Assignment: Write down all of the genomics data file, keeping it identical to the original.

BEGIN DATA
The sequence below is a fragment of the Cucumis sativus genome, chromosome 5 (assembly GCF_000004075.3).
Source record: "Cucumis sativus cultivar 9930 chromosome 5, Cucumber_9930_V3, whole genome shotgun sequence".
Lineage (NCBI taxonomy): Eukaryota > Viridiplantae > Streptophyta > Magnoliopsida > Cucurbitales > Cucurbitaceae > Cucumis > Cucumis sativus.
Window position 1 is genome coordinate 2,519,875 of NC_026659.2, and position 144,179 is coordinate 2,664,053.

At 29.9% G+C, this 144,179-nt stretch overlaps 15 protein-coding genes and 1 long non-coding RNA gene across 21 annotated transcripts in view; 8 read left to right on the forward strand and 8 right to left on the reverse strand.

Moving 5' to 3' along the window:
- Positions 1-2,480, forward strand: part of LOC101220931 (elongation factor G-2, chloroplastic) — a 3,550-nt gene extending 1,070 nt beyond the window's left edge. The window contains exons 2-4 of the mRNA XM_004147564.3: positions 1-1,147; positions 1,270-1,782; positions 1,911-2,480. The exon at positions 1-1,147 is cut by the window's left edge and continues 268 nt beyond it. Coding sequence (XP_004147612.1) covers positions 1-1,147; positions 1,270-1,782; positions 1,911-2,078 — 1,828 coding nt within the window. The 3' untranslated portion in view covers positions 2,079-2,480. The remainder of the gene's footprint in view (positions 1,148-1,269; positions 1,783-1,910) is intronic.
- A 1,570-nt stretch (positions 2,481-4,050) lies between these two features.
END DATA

The sequence below is a fragment of the Cucumis sativus genome, chromosome 5 (assembly GCF_000004075.3).
Source record: "Cucumis sativus cultivar 9930 chromosome 5, Cucumber_9930_V3, whole genome shotgun sequence".
Lineage (NCBI taxonomy): Eukaryota > Viridiplantae > Streptophyta > Magnoliopsida > Cucurbitales > Cucurbitaceae > Cucumis > Cucumis sativus.
Window position 1 is genome coordinate 2,519,875 of NC_026659.2, and position 144,179 is coordinate 2,664,053.

At 29.9% G+C, this 144,179-nt stretch overlaps 15 protein-coding genes and 1 long non-coding RNA gene across 21 annotated transcripts in view; 8 read left to right on the forward strand and 8 right to left on the reverse strand.

Moving 5' to 3' along the window:
- Positions 1-2,480, forward strand: part of LOC101220931 (elongation factor G-2, chloroplastic) — a 3,550-nt gene extending 1,070 nt beyond the window's left edge. The window contains exons 2-4 of the mRNA XM_004147564.3: positions 1-1,147; positions 1,270-1,782; positions 1,911-2,480. The exon at positions 1-1,147 is cut by the window's left edge and continues 268 nt beyond it. Coding sequence (XP_004147612.1) covers positions 1-1,147; positions 1,270-1,782; positions 1,911-2,078 — 1,828 coding nt within the window. The 3' untranslated portion in view covers positions 2,079-2,480. The remainder of the gene's footprint in view (positions 1,148-1,269; positions 1,783-1,910) is intronic.
- A 1,570-nt stretch (positions 2,481-4,050) lies between these two features.